Well-Being Medical Advances

Pregnant women’s weight less likely to influence children’s weight than previously thought, study finds

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Story at a glance

  • The BMI of a pregnant woman is not as likely to affect her child’s BMI as much as previous research suggests, according to a new study.
  • BMI is more influenced by environmental factors, according to the study published early this month in the journal BMC Medicine.
  • Interventions addressing obesity should focus more on the entire population, rather than women of reproductive age, study authors said.

The body mass index (BMI) of a pregnant woman is not as likely to affect her child’s BMI as much as researchers had previously believed, according to a new study, suggesting the measure, which is used to track fluctuations in weight, is more influenced by external factors.

Overweight children with a BMI greater than 24 were more likely to be overweight or obese because of environmental factors, like living close to fast-food restaurants, rather than their mother’s weight when she was pregnant, according to a study published early this month in the journal BMC Medicine.

In this case, “environmental factors” can include anything that makes children eat more and exercise less, Tom Bond, a senior research associate at the University of Bristol and the study’s lead author, told CNN Monday.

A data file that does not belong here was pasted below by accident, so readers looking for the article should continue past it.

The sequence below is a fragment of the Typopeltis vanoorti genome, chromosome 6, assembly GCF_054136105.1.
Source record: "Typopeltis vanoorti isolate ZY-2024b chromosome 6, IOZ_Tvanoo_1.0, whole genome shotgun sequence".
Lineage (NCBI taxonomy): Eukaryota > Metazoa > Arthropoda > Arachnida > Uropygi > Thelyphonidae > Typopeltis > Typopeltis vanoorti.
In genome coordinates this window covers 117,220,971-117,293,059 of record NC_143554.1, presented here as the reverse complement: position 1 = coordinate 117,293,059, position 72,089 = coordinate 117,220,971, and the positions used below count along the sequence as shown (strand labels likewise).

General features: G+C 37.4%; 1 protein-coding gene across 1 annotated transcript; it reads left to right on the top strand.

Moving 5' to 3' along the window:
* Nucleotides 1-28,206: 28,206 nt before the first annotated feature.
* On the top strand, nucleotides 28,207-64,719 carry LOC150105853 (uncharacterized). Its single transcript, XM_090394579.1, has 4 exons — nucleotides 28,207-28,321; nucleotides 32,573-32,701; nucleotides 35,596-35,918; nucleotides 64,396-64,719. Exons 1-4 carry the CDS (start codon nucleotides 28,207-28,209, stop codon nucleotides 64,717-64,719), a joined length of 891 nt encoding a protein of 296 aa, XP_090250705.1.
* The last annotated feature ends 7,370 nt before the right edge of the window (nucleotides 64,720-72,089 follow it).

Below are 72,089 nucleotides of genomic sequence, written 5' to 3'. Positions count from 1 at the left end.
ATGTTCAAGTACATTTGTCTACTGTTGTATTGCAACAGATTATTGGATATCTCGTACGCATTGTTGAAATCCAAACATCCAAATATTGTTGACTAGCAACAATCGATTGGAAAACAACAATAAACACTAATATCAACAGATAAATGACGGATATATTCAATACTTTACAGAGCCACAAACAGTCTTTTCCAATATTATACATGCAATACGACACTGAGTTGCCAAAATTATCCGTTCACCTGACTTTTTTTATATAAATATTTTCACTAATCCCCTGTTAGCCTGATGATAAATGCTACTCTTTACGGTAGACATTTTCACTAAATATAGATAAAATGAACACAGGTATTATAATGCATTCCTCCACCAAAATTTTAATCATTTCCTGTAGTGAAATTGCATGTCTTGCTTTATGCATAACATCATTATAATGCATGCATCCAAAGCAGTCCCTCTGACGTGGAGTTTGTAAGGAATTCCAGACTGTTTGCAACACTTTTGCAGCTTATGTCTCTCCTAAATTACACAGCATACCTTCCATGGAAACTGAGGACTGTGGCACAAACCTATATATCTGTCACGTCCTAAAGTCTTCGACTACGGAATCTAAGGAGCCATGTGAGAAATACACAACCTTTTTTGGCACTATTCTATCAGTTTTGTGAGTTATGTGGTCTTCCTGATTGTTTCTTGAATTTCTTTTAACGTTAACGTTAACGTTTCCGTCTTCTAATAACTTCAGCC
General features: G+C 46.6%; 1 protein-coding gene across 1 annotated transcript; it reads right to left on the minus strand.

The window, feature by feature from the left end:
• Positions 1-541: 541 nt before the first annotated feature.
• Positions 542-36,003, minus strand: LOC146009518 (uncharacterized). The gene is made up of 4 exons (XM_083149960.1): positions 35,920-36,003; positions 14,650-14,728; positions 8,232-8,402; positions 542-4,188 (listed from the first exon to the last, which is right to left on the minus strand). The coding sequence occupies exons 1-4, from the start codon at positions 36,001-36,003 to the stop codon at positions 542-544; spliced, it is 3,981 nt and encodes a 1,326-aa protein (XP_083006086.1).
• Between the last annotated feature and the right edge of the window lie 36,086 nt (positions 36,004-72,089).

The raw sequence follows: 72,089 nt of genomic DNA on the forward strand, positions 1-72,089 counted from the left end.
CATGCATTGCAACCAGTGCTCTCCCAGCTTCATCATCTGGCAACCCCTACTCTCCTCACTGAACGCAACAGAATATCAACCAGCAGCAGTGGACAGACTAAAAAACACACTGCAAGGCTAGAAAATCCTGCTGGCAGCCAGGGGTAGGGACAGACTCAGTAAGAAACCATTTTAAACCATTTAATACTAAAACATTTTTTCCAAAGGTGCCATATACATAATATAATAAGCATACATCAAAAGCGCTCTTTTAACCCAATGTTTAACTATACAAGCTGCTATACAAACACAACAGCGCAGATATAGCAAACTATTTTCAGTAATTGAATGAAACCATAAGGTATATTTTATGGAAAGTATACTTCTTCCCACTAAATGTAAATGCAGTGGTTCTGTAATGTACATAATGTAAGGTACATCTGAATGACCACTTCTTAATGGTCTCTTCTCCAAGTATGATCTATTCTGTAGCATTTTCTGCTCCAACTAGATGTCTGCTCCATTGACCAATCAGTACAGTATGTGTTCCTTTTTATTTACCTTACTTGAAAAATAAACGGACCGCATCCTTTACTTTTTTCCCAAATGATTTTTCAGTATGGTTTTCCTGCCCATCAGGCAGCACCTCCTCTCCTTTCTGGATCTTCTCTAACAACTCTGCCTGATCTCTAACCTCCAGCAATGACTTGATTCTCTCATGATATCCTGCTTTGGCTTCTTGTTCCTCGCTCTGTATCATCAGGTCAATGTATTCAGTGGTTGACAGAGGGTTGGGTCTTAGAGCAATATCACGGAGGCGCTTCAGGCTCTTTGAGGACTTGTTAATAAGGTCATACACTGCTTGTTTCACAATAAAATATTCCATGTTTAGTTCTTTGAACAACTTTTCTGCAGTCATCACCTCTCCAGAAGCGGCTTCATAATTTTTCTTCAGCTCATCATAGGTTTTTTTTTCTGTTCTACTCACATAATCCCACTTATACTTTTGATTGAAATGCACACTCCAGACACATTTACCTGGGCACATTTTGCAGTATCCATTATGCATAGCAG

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Using data from both the Children of the 90s and the Born in Bradford longitudinal studies, researchers tracked the BMI of study participants from birth to 4 years old. Researchers also studied the BMI of participants at ages 10 to 15 but only used data collected from the Children of the 90s study.

While researchers found a correlation between the BMI of a mother and the weight of her child at birth, that causal relationship faded as the child grew older.

“Although the BMI of teenagers is linked to their mothers BMI, this is more likely due to inherited genes and lifestyle factors rather than effects in the womb,” Bond told CNN.

Study authors argue that the conclusions suggest interventions to reduce obesity should target the entire population, rather than women of reproductive age. Children should also have better access to healthy foods and more open green spaces.

That said, a high BMI can still negatively affect a pregnancy by increasing the risk of miscarriage, stillbirth and gestational diabetes, according to the Mayo Clinic. There is also a positive association between BMI and blood pressure, which can cause some serious pregnancy complications like preeclampsia.


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